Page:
But it is not surprising. Defense attorneys and their clients will often stipulate to the nature of the substance in the ordinary drug case. It is unlikely that defense counsel will insist on live testimony whose effect will be merely to highlight rather than cast doubt upon the forensic analysis. Nor will defense attorneys want to antagonize the judge or jury by wasting their time with the appearance of a witness whose testimony defense counsel does not intend to rebut in any fashion.[Footnote 13] The amicus brief filed by District Attorneys in Support of the Commonwealth in the Massachusetts Supreme Court case upon which the Appeals Court here relied said that “it is almost always the case that [analysts’ certificates] are admitted without objection. Generally, defendants do not object to the admission of drug certificates most likely because there is no benefit to a defendant from such testimony.” Brief for District Attorneys in Support of the Commonwealth in No. SJC–09320 (Mass.), p. 7 (footnote omitted). Given these strategic considerations, and in light of the experience in those States that already provide the same or similar protections to defendants, there is little reason to believe that our decision today will commence the parade of horribles respondent and the dissent predict.

*  *  *

   This case involves little more than the application of our holding in Crawford v. Washington, 541 U. S. 36. The Sixth Amendment does not permit the prosecution to prove its case via ex parte out-of-court affidavits, and the admission of such evidence against Melendez-Diaz was error.[Footnote 14] We therefore reverse the judgment of the Appeals Court of Massachusetts and remand the case for further proceedings not inconsistent with this opinion.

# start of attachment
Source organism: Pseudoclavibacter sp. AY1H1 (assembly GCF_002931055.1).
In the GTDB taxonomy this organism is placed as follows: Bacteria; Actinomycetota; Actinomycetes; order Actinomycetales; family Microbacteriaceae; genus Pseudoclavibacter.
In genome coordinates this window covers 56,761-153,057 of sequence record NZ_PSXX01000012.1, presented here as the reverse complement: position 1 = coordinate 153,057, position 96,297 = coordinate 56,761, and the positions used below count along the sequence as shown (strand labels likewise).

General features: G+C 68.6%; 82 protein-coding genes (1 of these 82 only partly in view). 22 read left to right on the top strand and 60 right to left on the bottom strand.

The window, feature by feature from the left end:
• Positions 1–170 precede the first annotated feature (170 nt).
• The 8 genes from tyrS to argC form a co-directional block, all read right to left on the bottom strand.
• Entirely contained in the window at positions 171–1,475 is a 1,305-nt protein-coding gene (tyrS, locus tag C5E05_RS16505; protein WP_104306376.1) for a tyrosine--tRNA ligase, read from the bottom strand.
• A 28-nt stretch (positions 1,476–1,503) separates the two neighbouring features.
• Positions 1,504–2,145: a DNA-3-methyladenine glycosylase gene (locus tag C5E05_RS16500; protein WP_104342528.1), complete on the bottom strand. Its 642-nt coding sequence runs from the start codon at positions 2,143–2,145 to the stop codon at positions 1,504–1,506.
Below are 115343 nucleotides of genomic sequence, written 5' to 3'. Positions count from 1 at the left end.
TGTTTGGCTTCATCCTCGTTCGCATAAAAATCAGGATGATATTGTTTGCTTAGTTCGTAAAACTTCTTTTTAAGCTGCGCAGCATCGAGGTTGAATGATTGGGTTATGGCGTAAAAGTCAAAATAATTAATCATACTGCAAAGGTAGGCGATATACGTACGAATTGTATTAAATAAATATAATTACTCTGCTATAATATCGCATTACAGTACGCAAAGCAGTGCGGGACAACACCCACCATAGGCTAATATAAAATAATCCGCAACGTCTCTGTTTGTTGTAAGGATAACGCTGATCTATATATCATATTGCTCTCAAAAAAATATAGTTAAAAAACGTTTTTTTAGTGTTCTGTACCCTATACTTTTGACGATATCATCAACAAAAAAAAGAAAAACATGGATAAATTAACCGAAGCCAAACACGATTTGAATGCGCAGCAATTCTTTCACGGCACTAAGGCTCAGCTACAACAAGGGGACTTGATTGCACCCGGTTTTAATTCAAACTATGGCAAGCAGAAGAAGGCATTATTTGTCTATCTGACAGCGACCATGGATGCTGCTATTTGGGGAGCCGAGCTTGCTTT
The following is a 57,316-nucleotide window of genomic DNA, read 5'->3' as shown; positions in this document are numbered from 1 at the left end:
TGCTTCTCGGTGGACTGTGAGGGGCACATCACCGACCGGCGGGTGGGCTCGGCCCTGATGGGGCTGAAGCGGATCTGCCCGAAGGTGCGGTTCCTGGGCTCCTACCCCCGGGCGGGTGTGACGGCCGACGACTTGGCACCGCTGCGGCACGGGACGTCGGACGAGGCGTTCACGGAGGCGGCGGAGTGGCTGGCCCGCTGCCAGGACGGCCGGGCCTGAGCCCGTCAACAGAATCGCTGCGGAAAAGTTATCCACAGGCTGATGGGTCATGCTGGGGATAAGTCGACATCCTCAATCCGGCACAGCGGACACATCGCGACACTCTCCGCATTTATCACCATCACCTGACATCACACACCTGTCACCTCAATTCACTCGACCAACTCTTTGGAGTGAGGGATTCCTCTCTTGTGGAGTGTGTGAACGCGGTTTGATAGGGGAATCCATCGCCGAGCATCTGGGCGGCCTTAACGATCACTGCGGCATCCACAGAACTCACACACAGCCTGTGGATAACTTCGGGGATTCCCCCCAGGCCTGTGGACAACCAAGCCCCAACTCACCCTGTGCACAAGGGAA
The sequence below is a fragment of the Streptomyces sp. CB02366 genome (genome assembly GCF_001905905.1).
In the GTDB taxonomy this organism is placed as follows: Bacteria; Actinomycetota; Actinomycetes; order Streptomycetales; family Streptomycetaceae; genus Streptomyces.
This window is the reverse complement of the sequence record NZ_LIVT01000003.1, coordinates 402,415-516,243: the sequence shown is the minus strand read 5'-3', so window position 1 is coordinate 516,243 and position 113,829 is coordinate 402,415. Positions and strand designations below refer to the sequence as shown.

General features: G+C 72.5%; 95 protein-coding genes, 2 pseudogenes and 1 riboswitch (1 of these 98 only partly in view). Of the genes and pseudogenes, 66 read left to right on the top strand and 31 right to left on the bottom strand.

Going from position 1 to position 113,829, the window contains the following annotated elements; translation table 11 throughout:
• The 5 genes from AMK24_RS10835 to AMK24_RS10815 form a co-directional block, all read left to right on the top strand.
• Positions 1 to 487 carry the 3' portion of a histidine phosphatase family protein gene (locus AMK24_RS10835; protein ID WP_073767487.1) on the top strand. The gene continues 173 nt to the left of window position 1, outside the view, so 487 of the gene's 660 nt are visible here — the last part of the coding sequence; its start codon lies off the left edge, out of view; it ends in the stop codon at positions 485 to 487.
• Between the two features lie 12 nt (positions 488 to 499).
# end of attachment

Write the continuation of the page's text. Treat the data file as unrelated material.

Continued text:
It is so ordered.

Footnote 1  Contrary to the dissent’s suggestion, post, at 3–4, 7 (opinion of Kennedy, J.), we do not hold, and it is not the case, that anyone whose testimony may be relevant in establishing the chain of custody, authenticity of the sample, or accuracy of the testing device, must appear in person as part of the prosecution’s case. While the dissent is correct that “[i]t is the obligation of the prosecution to establish the chain of custody,” post, at 7, this does not mean that everyone who laid hands on the evidence must be called. As stated in the dissent’s own quotation, ibid., from United States v. Lott, 854 F. 2d 244, 250 (CA7 1988), “gaps in the chain [of custody] normally go to the weight of the evidence rather than its admissibility.” It is up to the prosecution to decide what steps in the chain of custody are so crucial as to require evidence; but what testimony is introduced must (if the defendant objects) be introduced live. Additionally, documents prepared in the regular course of equipment maintenance may well qualify as nontestimonial records. See infra, at 15–16, 18.

Footnote 2  The exception is a single pre-Roberts case that relied on longstanding Massachusetts precedent. See Commonwealth v. Harvard, 356 Mass. 452, 462, 253 N. E. 2d 346, 352 (1969). Others are simply irrelevant, since they involved medical reports created for treatment purposes, which would not be testimonial under our decision today. See, e.g., Baber v. State, 775 So. 2d 258, 258–259 (Fla. 2000); State v. Garlick, 313 Md. 209, 223–225, 545 A. 2d 27, 34–35 (1998).

Footnote 3  The right to confrontation may, of course, be waived, including by failure to object to the offending evidence; and States may adopt procedural rules governing the exercise of such objections. See infra, at 21.